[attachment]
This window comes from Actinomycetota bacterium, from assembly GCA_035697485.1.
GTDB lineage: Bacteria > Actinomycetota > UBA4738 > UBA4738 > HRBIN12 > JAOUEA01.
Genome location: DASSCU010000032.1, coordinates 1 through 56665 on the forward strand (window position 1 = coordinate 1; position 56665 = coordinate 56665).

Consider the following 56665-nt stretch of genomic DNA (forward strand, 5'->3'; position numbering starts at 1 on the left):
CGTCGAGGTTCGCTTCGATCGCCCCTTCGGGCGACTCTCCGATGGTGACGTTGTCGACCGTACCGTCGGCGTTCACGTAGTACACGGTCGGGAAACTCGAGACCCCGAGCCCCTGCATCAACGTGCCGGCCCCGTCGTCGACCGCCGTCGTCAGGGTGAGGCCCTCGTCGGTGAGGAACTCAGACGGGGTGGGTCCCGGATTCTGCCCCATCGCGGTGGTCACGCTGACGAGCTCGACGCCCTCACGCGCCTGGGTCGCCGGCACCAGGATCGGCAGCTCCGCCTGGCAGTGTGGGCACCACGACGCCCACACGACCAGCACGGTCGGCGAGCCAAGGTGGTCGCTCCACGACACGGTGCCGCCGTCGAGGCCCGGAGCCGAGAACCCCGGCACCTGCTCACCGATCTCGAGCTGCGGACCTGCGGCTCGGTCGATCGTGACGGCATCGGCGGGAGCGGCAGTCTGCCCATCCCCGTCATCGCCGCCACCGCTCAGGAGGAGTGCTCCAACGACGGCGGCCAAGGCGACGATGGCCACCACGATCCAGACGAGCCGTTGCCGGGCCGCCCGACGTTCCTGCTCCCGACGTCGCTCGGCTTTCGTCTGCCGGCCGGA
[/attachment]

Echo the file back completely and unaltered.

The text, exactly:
This window comes from Actinomycetota bacterium, from assembly GCA_035697485.1.
GTDB lineage: Bacteria > Actinomycetota > UBA4738 > UBA4738 > HRBIN12 > JAOUEA01.
Genome location: DASSCU010000032.1, coordinates 1 through 56665 on the forward strand (window position 1 = coordinate 1; position 56665 = coordinate 56665).

Consider the following 56665-nt stretch of genomic DNA (forward strand, 5'->3'; position numbering starts at 1 on the left):
CGTCGAGGTTCGCTTCGATCGCCCCTTCGGGCGACTCTCCGATGGTGACGTTGTCGACCGTACCGTCGGCGTTCACGTAGTACACGGTCGGGAAACTCGAGACCCCGAGCCCCTGCATCAACGTGCCGGCCCCGTCGTCGACCGCCGTCGTCAGGGTGAGGCCCTCGTCGGTGAGGAACTCAGACGGGGTGGGTCCCGGATTCTGCCCCATCGCGGTGGTCACGCTGACGAGCTCGACGCCCTCACGCGCCTGGGTCGCCGGCACCAGGATCGGCAGCTCCGCCTGGCAGTGTGGGCACCACGACGCCCACACGACCAGCACGGTCGGCGAGCCAAGGTGGTCGCTCCACGACACGGTGCCGCCGTCGAGGCCCGGAGCCGAGAACCCCGGCACCTGCTCACCGATCTCGAGCTGCGGACCTGCGGCTCGGTCGATCGTGACGGCATCGGCGGGAGCGGCAGTCTGCCCATCCCCGTCATCGCCGCCACCGCTCAGGAGGAGTGCTCCAACGACGGCGGCCAAGGCGACGATGGCCACCACGATCCAGACGAGCCGTTGCCGGGCCGCCCGACGTTCCTGCTCCCGACGTCGCTCGGCTTTCGTCTGCCGGCCGGA